You are here

Log in or register to post comments
Hinti
Hinti's picture
Offline
Last seen: 6 months 3 weeks ago
Joined: Feb 28 2021 - 10:39am
Frequency drop at 102Hz

Hi, my Name is Juergen from Austria and I found this Forum on google.

first of all, my english is not very good, so please excuse ;)

My fav is to listen to music - Stereo 2.0. I have a small room but fet speakers. I don't buy according to room size, but according to my preference for great hi-fi equipment.

And I have already a good acoustic, but have a lot to do. At first "Bass-Absorber". What I have yet is, heavy curtains behind the Speakers. It has done the voice field good.

I have problems with some deep frequencies (the bass overturns much), at 41Hz, 63 and about 95Hz, also as at 123Hz.

So much for the introduction, but I found in wake of a frequency check, there is between 101 to 103Hz - a very strong hole !! (don't know the right english word: notch down? extrem frequency drop down - big hole...)

I have no specific absorber, disturber yet. But a lot of facilities, a carpet, wooden ceiling, Shelves, a television, a radiator, etc. But nothing in particular to suppress excplicit.

Can that be a room effect? I hope it's not from my stereo/sound system itself, because I have no cheap Hifi equipment.

that's my problem. Do you have an idea to this? do you need more info? please, just ask me. appreciative greetings, Jürgen.

Kal Rubinson
Kal Rubinson's picture
Offline
Last seen: 21 hours 3 min ago
Joined: Sep 1 2005 - 9:34am
Quote:
Quote:

Can that be a room effect?

Possibly. You should experiment with moving the speakers and your listening position to see if you can fix it.

Hinti
Hinti's picture
Offline
Last seen: 6 months 3 weeks ago
Joined: Feb 28 2021 - 10:39am
I will try that. But I can't

I will try that. But I can't well imagine, because deep frequencies are not directly, they usually spreads independently of the placement, in an undefined manner. So, if there is anything in the room, which absorb my 102Hz, I'm not sure how to find. But you are right, I must begin with test the speaker positions.

geoffkait
geoffkait's picture
Offline
Last seen: 1 week 1 day ago
Joined: Apr 29 2008 - 5:10am
Depends on where you measured

Depends on where you measured the frequency drop. It’s normal for the frequency response to vary by quite a bit around the room. It would also be very unusual for there to be a deep frequency drop all around the room. The main thing is to try to get a flat frequency response in the listening position. People don’t realize it sometime but they might be sitting right in the middle of a standing wave, etc. other areas in the room include room corners, upper and lower where high peak sound levels always occur. You might consider investing in something like thr XLOQ Test CD that has a very useful track on it for determining the very best speaker locations in a given room. Trial and error can only get you so far, it’s better to have a fool-proof method.

Hinti
Hinti's picture
Offline
Last seen: 6 months 3 weeks ago
Joined: Feb 28 2021 - 10:39am
okay, it's time to tell you

okay, it's time to tell you how I tested. I played with an online generator through all the frequencies, directly connected to my amp. so the test sound comes out from the speakers when I sit at the normal hear position. The test equipment are my ears (https://www.szynalski.com/tone-generator/).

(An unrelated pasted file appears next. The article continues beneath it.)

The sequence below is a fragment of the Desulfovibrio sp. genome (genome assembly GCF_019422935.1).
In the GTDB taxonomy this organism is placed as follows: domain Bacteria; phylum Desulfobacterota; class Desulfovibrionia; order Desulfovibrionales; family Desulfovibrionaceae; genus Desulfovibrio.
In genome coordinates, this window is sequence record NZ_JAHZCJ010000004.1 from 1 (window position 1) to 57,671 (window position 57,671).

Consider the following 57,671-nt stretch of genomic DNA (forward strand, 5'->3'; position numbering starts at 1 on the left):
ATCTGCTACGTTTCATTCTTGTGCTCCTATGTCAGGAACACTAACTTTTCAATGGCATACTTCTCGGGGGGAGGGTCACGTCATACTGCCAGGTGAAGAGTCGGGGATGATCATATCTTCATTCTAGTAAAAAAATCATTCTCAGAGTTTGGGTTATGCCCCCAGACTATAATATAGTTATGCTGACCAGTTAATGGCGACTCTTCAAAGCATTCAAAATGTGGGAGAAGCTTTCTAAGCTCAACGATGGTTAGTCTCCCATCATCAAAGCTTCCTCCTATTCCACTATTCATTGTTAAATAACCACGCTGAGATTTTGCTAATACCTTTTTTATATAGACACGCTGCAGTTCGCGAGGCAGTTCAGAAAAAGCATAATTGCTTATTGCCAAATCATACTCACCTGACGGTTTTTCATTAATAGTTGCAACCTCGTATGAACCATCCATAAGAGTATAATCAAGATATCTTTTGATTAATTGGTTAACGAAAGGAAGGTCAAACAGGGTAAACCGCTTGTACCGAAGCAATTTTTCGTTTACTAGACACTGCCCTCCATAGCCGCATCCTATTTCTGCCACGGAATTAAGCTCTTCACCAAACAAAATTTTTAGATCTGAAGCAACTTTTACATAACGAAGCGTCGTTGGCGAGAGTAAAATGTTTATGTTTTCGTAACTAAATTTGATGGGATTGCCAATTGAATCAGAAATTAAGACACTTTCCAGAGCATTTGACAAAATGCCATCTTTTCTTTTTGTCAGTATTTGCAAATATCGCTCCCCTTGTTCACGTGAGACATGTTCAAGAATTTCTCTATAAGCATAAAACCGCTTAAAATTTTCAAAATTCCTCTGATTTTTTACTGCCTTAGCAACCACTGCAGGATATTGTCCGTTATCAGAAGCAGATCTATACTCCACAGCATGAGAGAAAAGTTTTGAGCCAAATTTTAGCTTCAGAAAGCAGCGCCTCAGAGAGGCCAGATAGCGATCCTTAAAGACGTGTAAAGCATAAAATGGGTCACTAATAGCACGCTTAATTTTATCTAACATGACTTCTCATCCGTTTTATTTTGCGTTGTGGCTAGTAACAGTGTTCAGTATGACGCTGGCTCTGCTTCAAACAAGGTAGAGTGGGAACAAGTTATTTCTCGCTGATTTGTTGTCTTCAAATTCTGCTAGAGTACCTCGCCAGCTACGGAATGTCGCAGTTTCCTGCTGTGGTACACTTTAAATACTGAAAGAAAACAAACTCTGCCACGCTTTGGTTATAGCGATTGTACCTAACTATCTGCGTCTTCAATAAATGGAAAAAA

So I decide by listening what kind of frequencies are to much. it works very great. My ears tells me reliable when a frequency is to much. and you are right, when there is an overturn, I can go around in the room, and it's for sure very very different.

But the hole when comes, the 102Hz, the volume goes down many many decibel. it gets very quiet. I almost don't hear this frequency anymore! Has my ear a defect? I don't think so. More tomorrow, when I did some tests...

Kal Rubinson
Kal Rubinson's picture
Offline
Last seen: 21 hours 3 min ago
Joined: Sep 1 2005 - 9:34am
Hinti wrote:
Hinti wrote:

I will try that. But I can't well imagine, because deep frequencies are not directly, they usually spreads independently of the placement, in an undefined manner. So, if there is anything in the room, which absorb my 102Hz, I'm not sure how to find. But you are right, I must begin with test the speaker positions.

Bass spreads omnidirectionally in an open space. Once you add walls, as in a room, the room dimensions create nulls and peaks at different frequencies (room modes). The position of the nulls and peaks are fixed by the room but you need to reposition your speakers and your listening position away from them, particularly the nulls.

geoffkait
geoffkait's picture
Offline
Last seen: 1 week 1 day ago
Joined: Apr 29 2008 - 5:10am
Hinti

Hinti said,

“okay, it's time to tell you how I tested. I played with an online generator through all the frequencies, directly connected to my amp. so the test sound comes out from the speakers when I sit at the normal hear position. The test equipment are my ears (https://www.szynalski.com/tone-generator/).”

I suspect you’re probably sitting in the middle of a standing wave/wave cancellation location. Can you measure relatively flat frequency responses in any other locations in the room? I once measured a peak frequency of 70 dB that was 6 dB greeter than the average in the room. I built a 15 foot long folded Helmholtz resonator to suppress the 70 Hz peak. As I alluded to earlier you don’t want any large peaks or valleys anywhere in the room if you can help it. They’re all audible from the listening position. Comb filter effect. Try measuring the frequency response in room corners sometime. You will be shocked to see how much higher the sound pressure levels are compared to the average sound pressure in the room at those frequencies, which can be high and/or low.

  • X